Ensuring your innovation initiative does not become extinct

The drive for a more innovative organization, or for innovation to become central to a company's strategy, is not new. In fact it is now almost assumed that all businesses need to have an innovation capability at its core but many struggle to make the transition and their innovation initiatives die. There are many challenges that an organization faces when it makes the transformation to becoming more innovative and while I have spent most of my research on the people side of innovation along with the Penn State Innovation Leadership Lab, I also understand it is a multi-faceted issue.

I my recent work with the Tepper Business School at Carnegie Mellon, I have looked into how companies structure their innovation, and there is very little research out there to guide them. It is interesting that a McKinsey survey from a few years ago focuses on innovation structures and found that many organizations use multiple innovation models, however their survey suggests regardless of structure innovation faces the same challenges. These included:

  • Alignment with strategy
  • Long term financial pressures vs short term business priorities
  • C-level support

To understand how companies fail to overcome these challenges we need to look at how companies start this transformation. In general there has been some change in their environment that pushes them to focus on growth and then identify innovation as the key to that growth. In my experience here is how many organization's journey looks like.

This journey is thought to be linear and is driven by what leaders feel are tangible outcomes first (structure and processes) and then "soft" areas like people and culture are pushed to the back. Eventually the organizations innovation efforts fail, either because the people do not have the skills or because the culture is not supportive, and the enthusiasm drops which means that change becomes less likely. Finally the senior leaders come out with a new initiative on innovation and they start again.

Innovation is such a cross-functional challenge that you need to consider your culture up front in the process. Innovation is hard not only because coming up with the right idea is tough, but because large organizations are not designed to accept something that is new and different. Almost all of their processes are around efficiency, control and linear processes. Innovation is really none of those so you find that leaders within the organization that are not intimate with the innovation projects are resistant to the new ideas.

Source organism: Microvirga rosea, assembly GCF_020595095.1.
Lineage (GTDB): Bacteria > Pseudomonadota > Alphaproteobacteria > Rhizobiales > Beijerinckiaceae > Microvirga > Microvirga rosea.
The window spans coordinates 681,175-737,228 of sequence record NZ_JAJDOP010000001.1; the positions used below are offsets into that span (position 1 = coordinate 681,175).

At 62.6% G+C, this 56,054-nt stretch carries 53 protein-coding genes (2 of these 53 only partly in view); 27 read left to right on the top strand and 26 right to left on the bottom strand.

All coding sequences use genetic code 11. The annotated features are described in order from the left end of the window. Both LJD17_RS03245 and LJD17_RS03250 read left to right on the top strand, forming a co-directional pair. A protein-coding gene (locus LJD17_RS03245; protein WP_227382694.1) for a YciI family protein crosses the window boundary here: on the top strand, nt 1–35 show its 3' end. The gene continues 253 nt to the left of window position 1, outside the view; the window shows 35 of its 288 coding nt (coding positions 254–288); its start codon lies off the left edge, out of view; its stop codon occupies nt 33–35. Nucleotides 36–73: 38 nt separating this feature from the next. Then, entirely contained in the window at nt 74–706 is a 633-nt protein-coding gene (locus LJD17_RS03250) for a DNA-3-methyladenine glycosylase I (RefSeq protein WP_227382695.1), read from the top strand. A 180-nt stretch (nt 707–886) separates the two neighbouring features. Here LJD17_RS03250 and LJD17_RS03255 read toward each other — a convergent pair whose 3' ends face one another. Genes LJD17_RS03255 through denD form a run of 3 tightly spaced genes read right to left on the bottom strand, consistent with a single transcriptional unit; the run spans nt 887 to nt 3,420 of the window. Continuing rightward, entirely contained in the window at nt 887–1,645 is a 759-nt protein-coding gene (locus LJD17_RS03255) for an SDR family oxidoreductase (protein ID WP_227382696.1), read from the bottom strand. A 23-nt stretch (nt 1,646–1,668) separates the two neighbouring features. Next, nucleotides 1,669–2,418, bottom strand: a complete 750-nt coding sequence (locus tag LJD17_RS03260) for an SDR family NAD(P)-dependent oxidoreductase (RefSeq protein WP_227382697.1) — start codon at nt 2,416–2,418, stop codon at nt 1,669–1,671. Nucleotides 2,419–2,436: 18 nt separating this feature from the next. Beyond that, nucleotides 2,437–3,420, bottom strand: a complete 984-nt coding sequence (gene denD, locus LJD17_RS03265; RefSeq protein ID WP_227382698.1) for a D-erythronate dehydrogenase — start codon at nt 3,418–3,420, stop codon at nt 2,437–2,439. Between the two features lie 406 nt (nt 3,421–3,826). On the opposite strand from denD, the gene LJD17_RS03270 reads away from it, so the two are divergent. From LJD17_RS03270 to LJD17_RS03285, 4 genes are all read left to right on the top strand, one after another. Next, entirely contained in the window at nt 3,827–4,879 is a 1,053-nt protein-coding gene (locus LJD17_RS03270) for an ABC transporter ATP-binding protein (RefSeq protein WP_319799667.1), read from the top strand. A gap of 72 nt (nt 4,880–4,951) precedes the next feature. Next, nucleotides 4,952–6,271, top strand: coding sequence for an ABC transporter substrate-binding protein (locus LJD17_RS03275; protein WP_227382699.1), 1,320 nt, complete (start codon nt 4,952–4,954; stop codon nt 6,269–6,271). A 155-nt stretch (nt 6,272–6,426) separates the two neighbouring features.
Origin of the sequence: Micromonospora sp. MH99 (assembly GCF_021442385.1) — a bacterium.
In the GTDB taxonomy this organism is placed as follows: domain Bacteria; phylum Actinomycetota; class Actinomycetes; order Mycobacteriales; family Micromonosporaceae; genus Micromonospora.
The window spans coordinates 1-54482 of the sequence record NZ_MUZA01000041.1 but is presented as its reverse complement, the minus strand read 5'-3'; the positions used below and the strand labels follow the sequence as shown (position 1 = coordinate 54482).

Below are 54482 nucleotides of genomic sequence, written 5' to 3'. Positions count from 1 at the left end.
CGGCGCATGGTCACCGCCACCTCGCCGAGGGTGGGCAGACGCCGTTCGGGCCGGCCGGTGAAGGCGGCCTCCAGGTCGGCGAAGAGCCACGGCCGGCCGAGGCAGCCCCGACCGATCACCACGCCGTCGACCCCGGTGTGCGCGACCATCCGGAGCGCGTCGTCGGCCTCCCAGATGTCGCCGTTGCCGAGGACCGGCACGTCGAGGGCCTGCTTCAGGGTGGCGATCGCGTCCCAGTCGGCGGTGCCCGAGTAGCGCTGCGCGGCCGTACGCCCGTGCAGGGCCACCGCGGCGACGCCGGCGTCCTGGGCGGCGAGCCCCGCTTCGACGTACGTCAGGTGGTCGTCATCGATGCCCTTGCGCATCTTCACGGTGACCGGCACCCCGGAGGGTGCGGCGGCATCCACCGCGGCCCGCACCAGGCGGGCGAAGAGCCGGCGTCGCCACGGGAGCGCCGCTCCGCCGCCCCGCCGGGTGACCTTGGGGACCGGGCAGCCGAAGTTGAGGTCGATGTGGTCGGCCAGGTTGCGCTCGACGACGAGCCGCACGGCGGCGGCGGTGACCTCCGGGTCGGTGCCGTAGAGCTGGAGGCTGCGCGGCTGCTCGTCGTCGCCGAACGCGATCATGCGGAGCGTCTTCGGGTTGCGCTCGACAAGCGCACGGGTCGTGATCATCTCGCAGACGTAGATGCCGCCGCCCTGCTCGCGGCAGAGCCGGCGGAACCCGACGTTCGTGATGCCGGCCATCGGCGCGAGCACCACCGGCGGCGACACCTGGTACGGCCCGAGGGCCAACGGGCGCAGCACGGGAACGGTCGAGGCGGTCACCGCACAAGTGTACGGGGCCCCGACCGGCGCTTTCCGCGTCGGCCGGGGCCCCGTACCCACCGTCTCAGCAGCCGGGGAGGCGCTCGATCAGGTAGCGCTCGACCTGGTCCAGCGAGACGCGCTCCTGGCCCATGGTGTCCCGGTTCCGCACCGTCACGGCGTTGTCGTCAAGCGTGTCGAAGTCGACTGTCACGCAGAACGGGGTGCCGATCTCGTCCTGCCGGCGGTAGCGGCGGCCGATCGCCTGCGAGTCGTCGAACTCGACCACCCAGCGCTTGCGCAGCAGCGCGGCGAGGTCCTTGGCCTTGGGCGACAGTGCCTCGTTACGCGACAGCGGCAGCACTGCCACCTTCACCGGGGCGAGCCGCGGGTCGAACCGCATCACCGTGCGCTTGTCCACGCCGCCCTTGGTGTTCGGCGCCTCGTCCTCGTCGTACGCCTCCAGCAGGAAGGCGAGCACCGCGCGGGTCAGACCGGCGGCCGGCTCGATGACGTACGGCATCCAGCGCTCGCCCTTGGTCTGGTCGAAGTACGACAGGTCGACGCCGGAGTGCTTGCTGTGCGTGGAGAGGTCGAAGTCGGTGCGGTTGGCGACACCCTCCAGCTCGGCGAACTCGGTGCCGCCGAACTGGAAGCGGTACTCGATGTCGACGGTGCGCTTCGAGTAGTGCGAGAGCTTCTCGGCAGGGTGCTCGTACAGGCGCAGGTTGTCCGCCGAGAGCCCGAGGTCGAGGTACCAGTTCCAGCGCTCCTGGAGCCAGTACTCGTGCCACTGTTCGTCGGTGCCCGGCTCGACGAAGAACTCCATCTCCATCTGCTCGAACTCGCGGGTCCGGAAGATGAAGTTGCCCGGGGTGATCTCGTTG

"To get an innovation idea into the market place it takes 50 people to say yes. To stop it takes one person to say no"

To get more people to say yes you need to start not only with your strategy, but also with your culture. Assessing where you are and how open your organization is to innovative ideas, how easily different areas will accept things out of the norm as well as the risk tolerance is critical. This then becomes an important input on how the innovation organization is structured. Best practices and bench marking are important as part of the process but you cannot just copy what another organization does without truly understanding where your culture is, who will be advocates, who are enablers and who will be challenges.

Beyond which functions should be involved there is the classic challenge of how integrated into your current business should your innovation initiatives be. There is a continuum that is based on understanding the link between your strategy and culture.